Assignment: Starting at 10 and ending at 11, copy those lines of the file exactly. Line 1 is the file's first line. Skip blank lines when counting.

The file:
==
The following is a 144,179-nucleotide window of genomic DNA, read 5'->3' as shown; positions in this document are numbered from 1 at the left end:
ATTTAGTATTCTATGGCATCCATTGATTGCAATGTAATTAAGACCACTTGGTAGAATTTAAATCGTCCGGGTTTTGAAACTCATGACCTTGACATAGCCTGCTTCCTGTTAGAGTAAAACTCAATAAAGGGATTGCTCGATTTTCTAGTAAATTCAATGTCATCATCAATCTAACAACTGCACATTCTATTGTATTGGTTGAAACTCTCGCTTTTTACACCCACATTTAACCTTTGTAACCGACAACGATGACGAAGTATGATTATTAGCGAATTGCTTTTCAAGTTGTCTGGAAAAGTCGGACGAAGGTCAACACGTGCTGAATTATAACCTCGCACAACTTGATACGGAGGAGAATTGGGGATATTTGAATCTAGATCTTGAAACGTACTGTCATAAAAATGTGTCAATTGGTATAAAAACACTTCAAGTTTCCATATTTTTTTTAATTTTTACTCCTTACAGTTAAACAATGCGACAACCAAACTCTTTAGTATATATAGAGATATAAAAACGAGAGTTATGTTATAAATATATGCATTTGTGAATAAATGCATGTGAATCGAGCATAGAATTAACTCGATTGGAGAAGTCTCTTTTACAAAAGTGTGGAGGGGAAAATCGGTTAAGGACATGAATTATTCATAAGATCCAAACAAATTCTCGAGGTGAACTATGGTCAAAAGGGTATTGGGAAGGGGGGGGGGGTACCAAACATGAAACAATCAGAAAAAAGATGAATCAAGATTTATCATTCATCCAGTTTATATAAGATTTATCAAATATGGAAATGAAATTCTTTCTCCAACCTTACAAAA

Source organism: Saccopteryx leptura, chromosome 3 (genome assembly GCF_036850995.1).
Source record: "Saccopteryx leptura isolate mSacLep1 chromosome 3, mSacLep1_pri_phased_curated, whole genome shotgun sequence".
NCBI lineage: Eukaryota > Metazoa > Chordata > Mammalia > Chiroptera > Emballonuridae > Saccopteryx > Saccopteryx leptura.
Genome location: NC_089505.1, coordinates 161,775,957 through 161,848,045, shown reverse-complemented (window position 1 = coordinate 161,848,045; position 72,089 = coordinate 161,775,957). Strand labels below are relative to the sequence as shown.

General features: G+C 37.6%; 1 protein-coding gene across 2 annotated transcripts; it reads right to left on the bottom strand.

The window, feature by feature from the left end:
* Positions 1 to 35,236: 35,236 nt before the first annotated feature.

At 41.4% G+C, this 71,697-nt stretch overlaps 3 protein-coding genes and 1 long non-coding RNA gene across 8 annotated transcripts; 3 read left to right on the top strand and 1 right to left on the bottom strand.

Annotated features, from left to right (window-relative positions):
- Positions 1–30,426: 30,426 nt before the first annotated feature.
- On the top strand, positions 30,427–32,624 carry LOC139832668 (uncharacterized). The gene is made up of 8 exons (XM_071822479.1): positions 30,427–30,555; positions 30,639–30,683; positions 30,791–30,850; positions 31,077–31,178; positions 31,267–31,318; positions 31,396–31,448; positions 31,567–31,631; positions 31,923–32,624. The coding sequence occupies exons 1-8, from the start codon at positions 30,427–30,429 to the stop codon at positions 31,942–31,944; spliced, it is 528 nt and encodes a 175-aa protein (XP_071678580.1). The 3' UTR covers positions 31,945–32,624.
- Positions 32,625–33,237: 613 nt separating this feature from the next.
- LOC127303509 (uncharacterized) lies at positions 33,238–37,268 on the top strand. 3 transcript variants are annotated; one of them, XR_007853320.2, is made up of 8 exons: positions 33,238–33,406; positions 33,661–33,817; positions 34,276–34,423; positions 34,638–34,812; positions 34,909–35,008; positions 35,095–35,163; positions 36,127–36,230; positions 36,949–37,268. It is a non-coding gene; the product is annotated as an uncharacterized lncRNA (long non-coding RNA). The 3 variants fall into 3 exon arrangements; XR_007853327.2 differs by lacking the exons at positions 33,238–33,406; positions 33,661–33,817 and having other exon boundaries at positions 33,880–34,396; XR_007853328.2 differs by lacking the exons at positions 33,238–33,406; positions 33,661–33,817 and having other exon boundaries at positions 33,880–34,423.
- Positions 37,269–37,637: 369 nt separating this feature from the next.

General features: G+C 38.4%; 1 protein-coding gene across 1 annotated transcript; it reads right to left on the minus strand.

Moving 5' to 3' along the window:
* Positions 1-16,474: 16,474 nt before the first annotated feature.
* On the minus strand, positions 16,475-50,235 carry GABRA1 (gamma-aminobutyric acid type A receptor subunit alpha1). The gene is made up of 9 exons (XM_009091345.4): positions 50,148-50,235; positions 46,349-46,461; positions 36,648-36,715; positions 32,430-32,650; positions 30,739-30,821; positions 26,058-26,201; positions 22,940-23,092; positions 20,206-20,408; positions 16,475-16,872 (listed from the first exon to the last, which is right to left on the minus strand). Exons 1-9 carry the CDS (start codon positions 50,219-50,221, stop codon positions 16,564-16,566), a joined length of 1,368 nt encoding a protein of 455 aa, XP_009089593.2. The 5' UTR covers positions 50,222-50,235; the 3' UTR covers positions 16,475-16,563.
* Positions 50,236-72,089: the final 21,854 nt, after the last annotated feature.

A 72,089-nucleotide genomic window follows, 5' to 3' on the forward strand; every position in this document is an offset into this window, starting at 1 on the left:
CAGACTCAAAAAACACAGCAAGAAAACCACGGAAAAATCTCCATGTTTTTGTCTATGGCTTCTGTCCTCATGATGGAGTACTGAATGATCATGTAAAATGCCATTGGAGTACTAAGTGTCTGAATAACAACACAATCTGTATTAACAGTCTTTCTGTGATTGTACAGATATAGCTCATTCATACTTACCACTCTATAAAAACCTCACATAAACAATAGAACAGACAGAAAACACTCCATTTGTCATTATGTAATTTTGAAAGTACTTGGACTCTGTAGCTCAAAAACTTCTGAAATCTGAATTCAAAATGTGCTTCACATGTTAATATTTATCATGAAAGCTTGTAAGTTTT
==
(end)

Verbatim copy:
At 41.4% G+C, this 71,697-nt stretch overlaps 3 protein-coding genes and 1 long non-coding RNA gene across 8 annotated transcripts; 3 read left to right on the top strand and 1 right to left on the bottom strand.

Annotated features, from left to right (window-relative positions):